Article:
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Developer Withdraws Controversial Exit 4 Plan

Steve Zind
Developer Jesse Sammis has withdrawn a proposal for a major development at the Randolph exit of I-89, but he says he still plans to develop land near that location.

A proposal for a major development at the Randolph exit of Interstate 89 has been withdrawn. 

Developer Jesse Sammis is asking the District 3 Environmental Commission to end its partial review of the plan which called for a mixed use development on 172 acres at Exit 4.

The commission was weighing the impact of the development on farmland and compliance with local and regional plans.

Because no actual construction was proposed, a number of other Act 250 criteria were not under consideration.

Environmental groups that opposed the scale of the development and the impact on prime agricultural land, hailed the decision.

“We are very pleased that Mr. Sammis decided not to move forward with that project,” says Sandra Levine, of the  Conservation Law Foundation.

“This was a massive development project on very valuable farmland. It would have destroyed a very valuable view in the area,” says Levine. “It remains to be seen if he will move forward with something new.”

Brian Shupe, executive director of VNRC says his group is also very pleased with the developer’s decision. Shupe says one option might be to purchase the land to protect it from future development.

“That would be a great outcome if the land were put into the hands of local farmers and that would be one option we would like to pursue. There’s no commitment or firm plan to pursue that but I think it is one of the options on the table,” Shupe says.

He says if another development proposal is submitted, it will need to protect significantly more land than the one that was under review.

Sammis withdrew the plan after a series of confidential meetings with CLF, VNRC and Preservation Trust of Vermont.

Local opponents formed the group Exit 4 Open Space to fight the plan.

Brooke Dingledine, an attorney for the group, which did not participate in the closed-door discussions says Exit 4 Open Space members are ‘cautiously optimistic’ about Sammis’ decision.

“Because we have not been provided any information about the conversations that have been going on between Mr. Sammis and the environmental groups that have standing in the case, it’s a little bit hard to know how to react to the current proposal to withdraw the application,” she says.

Dingledine says the group felt strongly the plan was flawed, especially in terms of the development of prime agricultural land.

She says because the commission’s partial hearing won’t be concluded, it’s possible the developer could submit a similar proposal in the future.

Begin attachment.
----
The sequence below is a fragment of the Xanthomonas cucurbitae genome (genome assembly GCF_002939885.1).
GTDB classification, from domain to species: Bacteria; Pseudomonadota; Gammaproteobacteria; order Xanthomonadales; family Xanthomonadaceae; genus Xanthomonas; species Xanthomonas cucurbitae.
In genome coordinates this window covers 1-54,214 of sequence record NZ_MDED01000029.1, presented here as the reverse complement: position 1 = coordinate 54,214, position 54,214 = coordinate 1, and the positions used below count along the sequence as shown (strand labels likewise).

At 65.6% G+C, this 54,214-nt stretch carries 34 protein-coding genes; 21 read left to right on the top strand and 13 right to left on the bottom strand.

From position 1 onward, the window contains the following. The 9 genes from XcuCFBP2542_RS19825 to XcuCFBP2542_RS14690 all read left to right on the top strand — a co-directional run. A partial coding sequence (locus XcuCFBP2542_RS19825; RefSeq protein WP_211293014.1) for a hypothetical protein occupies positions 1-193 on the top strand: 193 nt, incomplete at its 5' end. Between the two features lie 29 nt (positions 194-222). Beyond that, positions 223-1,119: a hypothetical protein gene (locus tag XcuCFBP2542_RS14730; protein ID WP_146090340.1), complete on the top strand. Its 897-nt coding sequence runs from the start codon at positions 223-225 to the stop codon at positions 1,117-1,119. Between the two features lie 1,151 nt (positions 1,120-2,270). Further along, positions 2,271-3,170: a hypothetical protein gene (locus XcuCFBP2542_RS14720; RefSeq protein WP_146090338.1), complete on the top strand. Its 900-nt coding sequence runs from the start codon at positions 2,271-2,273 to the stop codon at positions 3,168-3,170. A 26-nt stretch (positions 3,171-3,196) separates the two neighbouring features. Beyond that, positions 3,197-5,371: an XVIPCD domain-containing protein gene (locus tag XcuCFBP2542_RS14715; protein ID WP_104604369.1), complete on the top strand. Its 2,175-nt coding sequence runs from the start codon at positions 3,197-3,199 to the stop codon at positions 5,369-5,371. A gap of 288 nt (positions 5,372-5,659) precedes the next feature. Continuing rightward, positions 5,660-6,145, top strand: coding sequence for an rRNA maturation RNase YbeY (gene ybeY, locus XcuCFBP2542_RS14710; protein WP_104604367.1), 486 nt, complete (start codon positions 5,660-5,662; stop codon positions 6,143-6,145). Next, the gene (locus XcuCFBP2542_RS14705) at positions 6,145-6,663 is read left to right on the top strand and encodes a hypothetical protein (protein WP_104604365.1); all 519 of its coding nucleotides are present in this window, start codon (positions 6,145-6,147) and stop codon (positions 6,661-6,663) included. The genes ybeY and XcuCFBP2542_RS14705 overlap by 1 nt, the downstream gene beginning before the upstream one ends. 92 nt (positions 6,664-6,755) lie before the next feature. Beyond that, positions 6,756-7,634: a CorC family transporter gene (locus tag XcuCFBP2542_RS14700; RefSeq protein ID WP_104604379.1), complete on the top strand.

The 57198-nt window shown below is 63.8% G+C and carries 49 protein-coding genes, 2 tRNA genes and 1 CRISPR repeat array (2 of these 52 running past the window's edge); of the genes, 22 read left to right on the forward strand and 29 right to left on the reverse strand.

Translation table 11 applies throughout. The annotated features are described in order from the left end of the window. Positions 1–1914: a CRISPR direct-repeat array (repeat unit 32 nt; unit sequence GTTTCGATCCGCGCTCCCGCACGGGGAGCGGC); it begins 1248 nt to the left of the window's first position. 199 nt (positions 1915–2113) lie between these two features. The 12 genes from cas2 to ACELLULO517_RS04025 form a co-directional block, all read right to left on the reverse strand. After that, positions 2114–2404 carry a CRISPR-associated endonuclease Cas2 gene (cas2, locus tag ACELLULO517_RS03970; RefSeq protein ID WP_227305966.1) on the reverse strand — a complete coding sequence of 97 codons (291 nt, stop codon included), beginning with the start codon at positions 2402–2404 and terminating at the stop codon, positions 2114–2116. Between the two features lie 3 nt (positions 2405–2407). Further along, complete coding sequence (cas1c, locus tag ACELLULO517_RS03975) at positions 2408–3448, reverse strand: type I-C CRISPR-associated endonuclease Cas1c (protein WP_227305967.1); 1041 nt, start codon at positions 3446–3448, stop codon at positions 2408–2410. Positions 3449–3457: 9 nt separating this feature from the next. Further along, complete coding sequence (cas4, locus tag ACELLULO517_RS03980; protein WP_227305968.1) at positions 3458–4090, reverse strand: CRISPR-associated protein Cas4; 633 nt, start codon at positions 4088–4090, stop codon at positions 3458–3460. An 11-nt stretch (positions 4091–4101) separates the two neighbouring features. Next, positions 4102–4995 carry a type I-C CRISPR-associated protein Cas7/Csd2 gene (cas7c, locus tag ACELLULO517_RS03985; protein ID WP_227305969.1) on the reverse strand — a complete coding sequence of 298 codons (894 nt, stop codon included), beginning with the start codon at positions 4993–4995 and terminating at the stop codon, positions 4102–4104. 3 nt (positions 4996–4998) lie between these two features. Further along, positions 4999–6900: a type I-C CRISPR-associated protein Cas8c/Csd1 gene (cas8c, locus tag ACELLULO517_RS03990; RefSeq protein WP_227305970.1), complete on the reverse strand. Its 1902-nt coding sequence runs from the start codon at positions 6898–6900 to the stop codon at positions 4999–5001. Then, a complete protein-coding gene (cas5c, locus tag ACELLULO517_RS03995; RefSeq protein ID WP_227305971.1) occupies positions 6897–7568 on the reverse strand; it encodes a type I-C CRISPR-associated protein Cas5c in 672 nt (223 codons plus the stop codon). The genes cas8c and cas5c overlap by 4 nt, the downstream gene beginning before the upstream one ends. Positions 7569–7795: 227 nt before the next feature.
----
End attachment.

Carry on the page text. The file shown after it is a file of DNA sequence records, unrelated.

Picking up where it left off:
"I remain fully committed to a project at Exit 4 that will best serve the Town of Randolph, local business and agricultural interests, and my family." — Developer Jesse Sammis

In a news release, Sammis said he still plans to develop the land.

“I remain fully committed to a project at Exit 4 that will best serve the Town of Randolph, local business and agricultural interests, and my family,” Sammis said.

Peter Van Oot, the lawyer representing Sammis in the commission proceedings, says the decision to withdraw the application is not a setback, but simply part of the process of developing a plan that could ultimately pass a complete Act 250 review.

“We have yet to file an application, nor have we filed plans for an application for full findings under all the criteria or for any other purpose including construction approval. We still have that option available to us,” says Van Oot.

Van Oot would not characterize the size, scope or timing of any future plan or whether there will be one at all.

“We’ll take what we learn from this process and decide what we’re going to do next,” he says.

Updated at 4:55pm on Thursday, Feb 18: This story was updated to include comments from Brooke Dingledine and Brian Shupe.

Steve has been with VPR since 1994, first serving as host of VPR’s public affairs program and then as a reporter, based in Central Vermont. Many VPR listeners recognize Steve for his special reports from Iran, providing a glimpse of this country that is usually hidden from the rest of the world. Prior to working with VPR, Steve served as program director for WNCS for 17 years, and also worked as news director for WCVR in Randolph. A graduate of Northern Arizona University, Steve also worked for stations in Phoenix and Tucson before moving to Vermont in 1972. Steve has been honored multiple times with national and regional Edward R. Murrow Awards for his VPR reporting, including a 2011 win for best documentary for his report, Afghanistan's Other War.
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